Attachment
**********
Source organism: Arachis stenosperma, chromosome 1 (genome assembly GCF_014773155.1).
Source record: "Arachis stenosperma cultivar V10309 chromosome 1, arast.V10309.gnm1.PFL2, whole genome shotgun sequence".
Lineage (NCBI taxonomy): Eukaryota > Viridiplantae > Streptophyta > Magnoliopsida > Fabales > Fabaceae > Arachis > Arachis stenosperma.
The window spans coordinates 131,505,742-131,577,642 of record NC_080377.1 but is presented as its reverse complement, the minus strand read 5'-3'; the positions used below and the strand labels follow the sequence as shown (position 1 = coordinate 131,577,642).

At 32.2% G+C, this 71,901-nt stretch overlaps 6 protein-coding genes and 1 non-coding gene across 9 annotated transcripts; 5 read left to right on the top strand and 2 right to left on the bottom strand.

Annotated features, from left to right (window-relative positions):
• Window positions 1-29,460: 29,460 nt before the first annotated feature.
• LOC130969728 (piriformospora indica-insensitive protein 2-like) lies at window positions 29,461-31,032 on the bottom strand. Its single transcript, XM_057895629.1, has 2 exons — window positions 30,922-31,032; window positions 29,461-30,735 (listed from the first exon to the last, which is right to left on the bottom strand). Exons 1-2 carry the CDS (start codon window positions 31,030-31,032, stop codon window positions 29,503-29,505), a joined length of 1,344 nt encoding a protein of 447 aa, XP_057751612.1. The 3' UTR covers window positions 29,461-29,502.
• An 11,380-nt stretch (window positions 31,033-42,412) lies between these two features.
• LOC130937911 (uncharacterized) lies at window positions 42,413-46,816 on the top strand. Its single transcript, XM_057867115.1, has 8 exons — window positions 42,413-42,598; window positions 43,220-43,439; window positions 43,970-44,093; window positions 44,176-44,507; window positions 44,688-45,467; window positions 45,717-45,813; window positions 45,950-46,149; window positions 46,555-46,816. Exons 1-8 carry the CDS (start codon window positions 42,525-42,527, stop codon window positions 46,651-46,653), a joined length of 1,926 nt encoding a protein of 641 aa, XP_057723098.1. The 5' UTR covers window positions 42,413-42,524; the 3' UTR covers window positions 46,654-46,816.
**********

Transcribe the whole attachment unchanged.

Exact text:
Source organism: Arachis stenosperma, chromosome 1 (genome assembly GCF_014773155.1).
Source record: "Arachis stenosperma cultivar V10309 chromosome 1, arast.V10309.gnm1.PFL2, whole genome shotgun sequence".
Lineage (NCBI taxonomy): Eukaryota > Viridiplantae > Streptophyta > Magnoliopsida > Fabales > Fabaceae > Arachis > Arachis stenosperma.
The window spans coordinates 131,505,742-131,577,642 of record NC_080377.1 but is presented as its reverse complement, the minus strand read 5'-3'; the positions used below and the strand labels follow the sequence as shown (position 1 = coordinate 131,577,642).

At 32.2% G+C, this 71,901-nt stretch overlaps 6 protein-coding genes and 1 non-coding gene across 9 annotated transcripts; 5 read left to right on the top strand and 2 right to left on the bottom strand.

Annotated features, from left to right (window-relative positions):
• Window positions 1-29,460: 29,460 nt before the first annotated feature.
• LOC130969728 (piriformospora indica-insensitive protein 2-like) lies at window positions 29,461-31,032 on the bottom strand. Its single transcript, XM_057895629.1, has 2 exons — window positions 30,922-31,032; window positions 29,461-30,735 (listed from the first exon to the last, which is right to left on the bottom strand). Exons 1-2 carry the CDS (start codon window positions 31,030-31,032, stop codon window positions 29,503-29,505), a joined length of 1,344 nt encoding a protein of 447 aa, XP_057751612.1. The 3' UTR covers window positions 29,461-29,502.
• An 11,380-nt stretch (window positions 31,033-42,412) lies between these two features.
• LOC130937911 (uncharacterized) lies at window positions 42,413-46,816 on the top strand. Its single transcript, XM_057867115.1, has 8 exons — window positions 42,413-42,598; window positions 43,220-43,439; window positions 43,970-44,093; window positions 44,176-44,507; window positions 44,688-45,467; window positions 45,717-45,813; window positions 45,950-46,149; window positions 46,555-46,816. Exons 1-8 carry the CDS (start codon window positions 42,525-42,527, stop codon window positions 46,651-46,653), a joined length of 1,926 nt encoding a protein of 641 aa, XP_057723098.1. The 5' UTR covers window positions 42,413-42,524; the 3' UTR covers window positions 46,654-46,816.